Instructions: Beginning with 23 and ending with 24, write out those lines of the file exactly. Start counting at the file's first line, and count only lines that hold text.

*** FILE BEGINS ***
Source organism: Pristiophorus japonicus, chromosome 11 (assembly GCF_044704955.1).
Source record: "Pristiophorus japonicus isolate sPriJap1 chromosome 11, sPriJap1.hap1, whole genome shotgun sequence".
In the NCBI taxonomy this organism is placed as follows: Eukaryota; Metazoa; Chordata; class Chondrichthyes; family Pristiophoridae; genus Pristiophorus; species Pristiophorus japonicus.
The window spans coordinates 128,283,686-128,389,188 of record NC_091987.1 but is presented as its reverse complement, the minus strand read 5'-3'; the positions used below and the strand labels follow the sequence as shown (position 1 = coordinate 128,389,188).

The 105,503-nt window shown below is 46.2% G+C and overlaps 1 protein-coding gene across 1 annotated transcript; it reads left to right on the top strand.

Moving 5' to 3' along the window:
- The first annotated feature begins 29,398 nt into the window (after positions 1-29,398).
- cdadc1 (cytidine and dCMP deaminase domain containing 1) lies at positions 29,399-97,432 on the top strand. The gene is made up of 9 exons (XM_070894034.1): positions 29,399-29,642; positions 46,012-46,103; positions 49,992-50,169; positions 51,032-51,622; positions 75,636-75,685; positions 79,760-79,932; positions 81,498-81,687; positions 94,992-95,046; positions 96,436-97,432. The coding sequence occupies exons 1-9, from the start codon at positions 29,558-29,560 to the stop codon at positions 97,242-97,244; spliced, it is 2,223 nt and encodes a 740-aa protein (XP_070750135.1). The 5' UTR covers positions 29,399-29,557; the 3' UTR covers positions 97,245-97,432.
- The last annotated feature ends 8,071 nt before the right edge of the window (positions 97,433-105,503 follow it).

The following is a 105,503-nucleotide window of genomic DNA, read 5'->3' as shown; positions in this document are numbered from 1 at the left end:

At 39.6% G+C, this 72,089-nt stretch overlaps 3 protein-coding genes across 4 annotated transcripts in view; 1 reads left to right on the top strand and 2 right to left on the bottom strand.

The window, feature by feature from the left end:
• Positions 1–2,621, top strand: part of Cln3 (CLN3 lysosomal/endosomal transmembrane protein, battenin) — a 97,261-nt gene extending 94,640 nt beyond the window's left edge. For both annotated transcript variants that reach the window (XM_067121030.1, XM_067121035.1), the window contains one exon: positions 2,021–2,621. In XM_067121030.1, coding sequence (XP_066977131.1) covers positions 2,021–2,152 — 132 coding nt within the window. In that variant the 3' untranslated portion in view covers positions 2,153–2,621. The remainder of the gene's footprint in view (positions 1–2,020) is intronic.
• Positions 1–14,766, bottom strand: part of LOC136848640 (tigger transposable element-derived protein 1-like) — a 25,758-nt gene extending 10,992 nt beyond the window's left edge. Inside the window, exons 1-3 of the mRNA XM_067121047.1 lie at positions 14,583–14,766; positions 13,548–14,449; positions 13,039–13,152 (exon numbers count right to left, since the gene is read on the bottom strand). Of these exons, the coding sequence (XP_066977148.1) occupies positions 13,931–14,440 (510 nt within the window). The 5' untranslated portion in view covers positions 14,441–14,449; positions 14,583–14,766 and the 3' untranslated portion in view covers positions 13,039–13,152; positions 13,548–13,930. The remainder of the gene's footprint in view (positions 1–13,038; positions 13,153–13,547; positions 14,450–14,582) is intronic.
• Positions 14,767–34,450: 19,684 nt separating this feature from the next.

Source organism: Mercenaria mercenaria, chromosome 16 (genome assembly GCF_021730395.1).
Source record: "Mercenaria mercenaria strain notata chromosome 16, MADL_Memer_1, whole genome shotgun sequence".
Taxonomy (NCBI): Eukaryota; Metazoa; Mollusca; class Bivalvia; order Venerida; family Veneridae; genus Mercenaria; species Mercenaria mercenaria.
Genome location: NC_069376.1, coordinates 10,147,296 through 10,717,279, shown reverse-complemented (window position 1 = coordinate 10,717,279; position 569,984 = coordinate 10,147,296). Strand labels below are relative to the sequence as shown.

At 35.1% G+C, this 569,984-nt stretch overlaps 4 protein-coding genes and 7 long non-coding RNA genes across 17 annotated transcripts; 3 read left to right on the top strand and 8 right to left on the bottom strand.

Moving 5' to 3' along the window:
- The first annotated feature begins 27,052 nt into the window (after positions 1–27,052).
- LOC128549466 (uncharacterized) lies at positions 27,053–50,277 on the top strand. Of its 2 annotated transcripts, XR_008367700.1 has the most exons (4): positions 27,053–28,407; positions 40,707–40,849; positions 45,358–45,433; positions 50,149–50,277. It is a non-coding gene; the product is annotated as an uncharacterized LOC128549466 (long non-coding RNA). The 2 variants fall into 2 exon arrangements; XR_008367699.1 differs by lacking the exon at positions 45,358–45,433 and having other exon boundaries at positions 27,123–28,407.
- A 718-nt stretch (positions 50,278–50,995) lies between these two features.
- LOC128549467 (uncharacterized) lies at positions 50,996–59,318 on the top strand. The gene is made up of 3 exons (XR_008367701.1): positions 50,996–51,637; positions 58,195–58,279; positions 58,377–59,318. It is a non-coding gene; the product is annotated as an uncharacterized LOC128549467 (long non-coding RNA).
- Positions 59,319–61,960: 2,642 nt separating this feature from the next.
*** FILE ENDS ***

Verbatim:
- LOC128549466 (uncharacterized) lies at positions 27,053–50,277 on the top strand. Of its 2 annotated transcripts, XR_008367700.1 has the most exons (4): positions 27,053–28,407; positions 40,707–40,849; positions 45,358–45,433; positions 50,149–50,277. It is a non-coding gene; the product is annotated as an uncharacterized LOC128549466 (long non-coding RNA). The 2 variants fall into 2 exon arrangements; XR_008367699.1 differs by lacking the exon at positions 45,358–45,433 and having other exon boundaries at positions 27,123–28,407.
- A 718-nt stretch (positions 50,278–50,995) lies between these two features.